According to the new blueprint report, Austin's continuing split in affordable options between its east and west sides persisted in new development through 2021.

While no City Council district has kept pace with its local housing production goals, with the city labeling most as "off track," those located centrally or on the east side are closer to reaching their targets than counterparts to the west.

Across East Austin's districts 1, 2 and 3, around 20% of the nearly 18,000 affordable housing units called for in the blueprint were added through last year. In districts 6, 8 and 10, just 1.38% of their combined 24,263-unit goal—334 total spaces—were produced in four years.

Only seven new affordable spaces were added in West Austin in 2021, according to HousingWorks.

Central Austin's districts 4 and 9 were the only ones not identified as "off track" in the latest report, with their 1,869 total units representing nearly 28% of the two districts' decade-long goals.

While a variety of factors, including higher land costs and development restrictions, have historically limited income-restricted housing west of MoPac, Linares-Moeller said new additions are possible and much-needed as affordability concerns persist.

“Regardless of how you feel about this, we need affordable housing everywhere in Austin. [In] West Austin, particularly, we have nothing. And workers live there, too—or they’re trying to live there," she said. "We say it and say it and say it, and we hope that one day it’s going to happen."

Across all districts, 1,619 affordable units were added in 2021 alone. District 4 saw the most new construction and surpassed its one-year production goal, while districts 2, 3, 7 and 9 each landed near or above 50% of their annual goals.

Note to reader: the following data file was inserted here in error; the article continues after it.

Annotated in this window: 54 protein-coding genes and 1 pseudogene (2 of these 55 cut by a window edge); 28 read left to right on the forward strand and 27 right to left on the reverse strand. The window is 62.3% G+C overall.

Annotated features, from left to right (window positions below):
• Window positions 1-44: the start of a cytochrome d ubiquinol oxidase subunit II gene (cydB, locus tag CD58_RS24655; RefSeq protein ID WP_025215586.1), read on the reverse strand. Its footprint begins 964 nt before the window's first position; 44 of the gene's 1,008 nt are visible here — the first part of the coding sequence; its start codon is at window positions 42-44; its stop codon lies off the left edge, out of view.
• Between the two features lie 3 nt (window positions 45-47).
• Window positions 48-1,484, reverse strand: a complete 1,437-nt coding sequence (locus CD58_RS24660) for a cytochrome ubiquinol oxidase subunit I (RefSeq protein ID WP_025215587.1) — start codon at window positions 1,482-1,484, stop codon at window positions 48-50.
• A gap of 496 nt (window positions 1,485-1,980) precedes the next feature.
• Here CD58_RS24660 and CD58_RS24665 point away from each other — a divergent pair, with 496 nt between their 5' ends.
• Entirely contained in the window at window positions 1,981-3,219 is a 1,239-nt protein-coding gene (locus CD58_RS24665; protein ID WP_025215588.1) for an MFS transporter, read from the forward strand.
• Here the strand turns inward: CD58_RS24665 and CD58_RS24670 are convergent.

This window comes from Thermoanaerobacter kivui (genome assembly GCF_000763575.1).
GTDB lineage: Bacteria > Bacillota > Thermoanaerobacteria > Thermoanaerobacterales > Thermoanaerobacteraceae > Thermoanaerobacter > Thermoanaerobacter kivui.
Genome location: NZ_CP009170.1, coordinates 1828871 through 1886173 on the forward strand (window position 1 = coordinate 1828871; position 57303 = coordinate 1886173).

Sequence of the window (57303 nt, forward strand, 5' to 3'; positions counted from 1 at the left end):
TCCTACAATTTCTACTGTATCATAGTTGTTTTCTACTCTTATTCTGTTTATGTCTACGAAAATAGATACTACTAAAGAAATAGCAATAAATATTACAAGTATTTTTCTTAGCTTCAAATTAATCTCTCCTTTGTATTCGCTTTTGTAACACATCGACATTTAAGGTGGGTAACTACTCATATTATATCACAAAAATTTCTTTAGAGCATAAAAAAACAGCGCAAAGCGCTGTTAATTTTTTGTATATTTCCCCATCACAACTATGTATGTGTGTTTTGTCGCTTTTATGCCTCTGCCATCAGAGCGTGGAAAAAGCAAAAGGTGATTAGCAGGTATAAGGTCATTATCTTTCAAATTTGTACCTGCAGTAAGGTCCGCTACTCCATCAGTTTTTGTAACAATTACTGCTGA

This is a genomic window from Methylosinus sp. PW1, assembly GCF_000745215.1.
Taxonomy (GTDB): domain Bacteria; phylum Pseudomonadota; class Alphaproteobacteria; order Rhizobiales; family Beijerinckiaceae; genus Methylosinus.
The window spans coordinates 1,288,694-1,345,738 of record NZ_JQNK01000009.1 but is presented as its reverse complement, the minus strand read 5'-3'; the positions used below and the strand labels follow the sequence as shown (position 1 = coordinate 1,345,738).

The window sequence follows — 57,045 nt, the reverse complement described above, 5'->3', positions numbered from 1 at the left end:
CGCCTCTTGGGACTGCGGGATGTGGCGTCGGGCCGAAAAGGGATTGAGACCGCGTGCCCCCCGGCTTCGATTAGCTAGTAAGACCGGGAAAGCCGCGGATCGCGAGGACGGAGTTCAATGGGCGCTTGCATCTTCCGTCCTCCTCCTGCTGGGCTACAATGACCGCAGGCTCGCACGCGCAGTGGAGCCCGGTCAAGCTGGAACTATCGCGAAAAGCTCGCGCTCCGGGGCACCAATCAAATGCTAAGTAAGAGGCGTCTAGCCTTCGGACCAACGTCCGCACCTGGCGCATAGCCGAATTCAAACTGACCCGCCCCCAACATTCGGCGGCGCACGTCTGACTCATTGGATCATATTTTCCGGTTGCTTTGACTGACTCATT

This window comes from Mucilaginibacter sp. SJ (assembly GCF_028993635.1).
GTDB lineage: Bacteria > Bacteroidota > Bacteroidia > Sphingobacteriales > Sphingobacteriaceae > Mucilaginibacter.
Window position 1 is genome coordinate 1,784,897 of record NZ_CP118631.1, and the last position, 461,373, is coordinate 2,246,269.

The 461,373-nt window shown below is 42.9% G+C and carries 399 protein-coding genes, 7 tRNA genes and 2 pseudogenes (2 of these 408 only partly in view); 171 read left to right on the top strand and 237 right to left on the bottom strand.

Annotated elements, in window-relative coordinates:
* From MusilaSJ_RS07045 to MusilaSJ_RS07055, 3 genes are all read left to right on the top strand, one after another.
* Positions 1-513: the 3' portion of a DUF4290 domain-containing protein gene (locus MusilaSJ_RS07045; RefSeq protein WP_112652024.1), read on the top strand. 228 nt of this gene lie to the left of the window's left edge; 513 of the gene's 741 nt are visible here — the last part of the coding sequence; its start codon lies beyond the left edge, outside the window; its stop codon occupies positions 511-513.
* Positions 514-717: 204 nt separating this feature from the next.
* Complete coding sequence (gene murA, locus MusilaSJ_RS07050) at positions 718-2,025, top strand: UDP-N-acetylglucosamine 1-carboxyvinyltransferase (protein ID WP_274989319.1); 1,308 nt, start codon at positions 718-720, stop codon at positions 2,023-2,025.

More housing lined up

Despite the limited progress so far, the Austin and HousingWorks report suggested even more significant affordable additions are expected in the near future. The latest blueprint update said 6,961 income-restricted units are now under construction, which could boost the city's annual housing markers in the years to come.

"That 7,000 is a pretty good number; I think it’s right around what’s been produced over four years. So that’s encouraging. ... I would say that that’s a trend that’s going up," Rogers said.

HousingWorks representatives also pointed to the millions of Project Connect dollars dedicated to preventing resident displacement, the potential infusion of $350 million into Austin's affordable housing system and recent development policy changes as other factors that could stimulate more affordable housing in the near future.

"I think the community is much more aware of the affordability issue because everyone is feeling the affordability issue with the increase in rents and mortgage prices and all that kind of stuff," Linares-Moeller said. "We have some movement that we see, and we’re hoping that putting all of that together will help put more units on the ground. Time will tell, obviously, but I think everyone that’s in this world is really sort of working toward that."

Many Austin households cannot afford most of the new housing that was built in recent years. (Courtesy City of Austin, HousingWorks Austin)